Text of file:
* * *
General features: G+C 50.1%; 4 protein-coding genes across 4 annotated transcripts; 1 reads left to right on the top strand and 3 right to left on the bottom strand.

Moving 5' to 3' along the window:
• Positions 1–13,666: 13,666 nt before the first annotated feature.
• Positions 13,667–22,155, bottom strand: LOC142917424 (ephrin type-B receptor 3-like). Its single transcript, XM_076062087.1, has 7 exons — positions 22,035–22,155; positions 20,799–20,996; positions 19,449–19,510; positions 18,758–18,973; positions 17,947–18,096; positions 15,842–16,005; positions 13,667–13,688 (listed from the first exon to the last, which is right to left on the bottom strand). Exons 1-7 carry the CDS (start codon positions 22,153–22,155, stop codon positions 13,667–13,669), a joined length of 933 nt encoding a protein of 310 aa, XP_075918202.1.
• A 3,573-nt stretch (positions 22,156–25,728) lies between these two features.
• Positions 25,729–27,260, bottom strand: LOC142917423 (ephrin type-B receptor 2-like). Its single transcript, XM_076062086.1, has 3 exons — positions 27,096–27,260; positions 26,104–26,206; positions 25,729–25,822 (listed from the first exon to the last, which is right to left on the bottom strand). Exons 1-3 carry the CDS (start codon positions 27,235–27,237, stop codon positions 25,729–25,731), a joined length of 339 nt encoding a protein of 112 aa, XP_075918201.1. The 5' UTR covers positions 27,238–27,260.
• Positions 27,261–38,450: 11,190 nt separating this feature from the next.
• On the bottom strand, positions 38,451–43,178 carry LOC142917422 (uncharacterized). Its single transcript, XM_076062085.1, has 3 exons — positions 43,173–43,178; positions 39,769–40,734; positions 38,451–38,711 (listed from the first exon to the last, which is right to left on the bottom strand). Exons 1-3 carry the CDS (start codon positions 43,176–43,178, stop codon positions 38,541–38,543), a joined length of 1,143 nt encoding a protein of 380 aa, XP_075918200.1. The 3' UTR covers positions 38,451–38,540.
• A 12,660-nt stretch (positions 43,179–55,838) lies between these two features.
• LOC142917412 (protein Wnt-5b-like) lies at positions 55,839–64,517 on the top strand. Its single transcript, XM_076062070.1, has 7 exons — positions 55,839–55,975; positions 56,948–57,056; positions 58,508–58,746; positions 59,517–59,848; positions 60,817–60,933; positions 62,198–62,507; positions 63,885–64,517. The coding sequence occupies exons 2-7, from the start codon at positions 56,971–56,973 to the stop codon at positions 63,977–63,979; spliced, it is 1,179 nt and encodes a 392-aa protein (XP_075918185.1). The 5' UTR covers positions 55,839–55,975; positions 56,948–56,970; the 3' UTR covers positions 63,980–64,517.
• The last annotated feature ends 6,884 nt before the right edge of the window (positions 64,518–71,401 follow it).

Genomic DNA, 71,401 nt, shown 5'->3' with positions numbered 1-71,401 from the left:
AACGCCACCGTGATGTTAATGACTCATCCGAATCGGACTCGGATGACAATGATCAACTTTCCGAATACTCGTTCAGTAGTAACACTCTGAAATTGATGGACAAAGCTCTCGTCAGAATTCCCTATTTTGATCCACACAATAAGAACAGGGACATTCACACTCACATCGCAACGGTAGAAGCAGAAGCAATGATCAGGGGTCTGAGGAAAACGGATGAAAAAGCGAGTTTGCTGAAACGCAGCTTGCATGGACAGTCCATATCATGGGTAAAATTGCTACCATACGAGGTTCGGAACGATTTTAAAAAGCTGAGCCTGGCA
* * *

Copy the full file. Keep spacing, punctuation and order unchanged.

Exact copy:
General features: G+C 50.1%; 4 protein-coding genes across 4 annotated transcripts; 1 reads left to right on the top strand and 3 right to left on the bottom strand.

Moving 5' to 3' along the window:
• Positions 1–13,666: 13,666 nt before the first annotated feature.
• Positions 13,667–22,155, bottom strand: LOC142917424 (ephrin type-B receptor 3-like). Its single transcript, XM_076062087.1, has 7 exons — positions 22,035–22,155; positions 20,799–20,996; positions 19,449–19,510; positions 18,758–18,973; positions 17,947–18,096; positions 15,842–16,005; positions 13,667–13,688 (listed from the first exon to the last, which is right to left on the bottom strand). Exons 1-7 carry the CDS (start codon positions 22,153–22,155, stop codon positions 13,667–13,669), a joined length of 933 nt encoding a protein of 310 aa, XP_075918202.1.
• A 3,573-nt stretch (positions 22,156–25,728) lies between these two features.
• Positions 25,729–27,260, bottom strand: LOC142917423 (ephrin type-B receptor 2-like). Its single transcript, XM_076062086.1, has 3 exons — positions 27,096–27,260; positions 26,104–26,206; positions 25,729–25,822 (listed from the first exon to the last, which is right to left on the bottom strand). Exons 1-3 carry the CDS (start codon positions 27,235–27,237, stop codon positions 25,729–25,731), a joined length of 339 nt encoding a protein of 112 aa, XP_075918201.1. The 5' UTR covers positions 27,238–27,260.
• Positions 27,261–38,450: 11,190 nt separating this feature from the next.
• On the bottom strand, positions 38,451–43,178 carry LOC142917422 (uncharacterized). Its single transcript, XM_076062085.1, has 3 exons — positions 43,173–43,178; positions 39,769–40,734; positions 38,451–38,711 (listed from the first exon to the last, which is right to left on the bottom strand). Exons 1-3 carry the CDS (start codon positions 43,176–43,178, stop codon positions 38,541–38,543), a joined length of 1,143 nt encoding a protein of 380 aa, XP_075918200.1. The 3' UTR covers positions 38,451–38,540.
• A 12,660-nt stretch (positions 43,179–55,838) lies between these two features.
• LOC142917412 (protein Wnt-5b-like) lies at positions 55,839–64,517 on the top strand. Its single transcript, XM_076062070.1, has 7 exons — positions 55,839–55,975; positions 56,948–57,056; positions 58,508–58,746; positions 59,517–59,848; positions 60,817–60,933; positions 62,198–62,507; positions 63,885–64,517. The coding sequence occupies exons 2-7, from the start codon at positions 56,971–56,973 to the stop codon at positions 63,977–63,979; spliced, it is 1,179 nt and encodes a 392-aa protein (XP_075918185.1). The 5' UTR covers positions 55,839–55,975; positions 56,948–56,970; the 3' UTR covers positions 63,980–64,517.
• The last annotated feature ends 6,884 nt before the right edge of the window (positions 64,518–71,401 follow it).

Genomic DNA, 71,401 nt, shown 5'->3' with positions numbered 1-71,401 from the left:
AACGCCACCGTGATGTTAATGACTCATCCGAATCGGACTCGGATGACAATGATCAACTTTCCGAATACTCGTTCAGTAGTAACACTCTGAAATTGATGGACAAAGCTCTCGTCAGAATTCCCTATTTTGATCCACACAATAAGAACAGGGACATTCACACTCACATCGCAACGGTAGAAGCAGAAGCAATGATCAGGGGTCTGAGGAAAACGGATGAAAAAGCGAGTTTGCTGAAACGCAGCTTGCATGGACAGTCCATATCATGGGTAAAATTGCTACCATACGAGGTTCGGAACGATTTTAAAAAGCTGAGCCTGGCA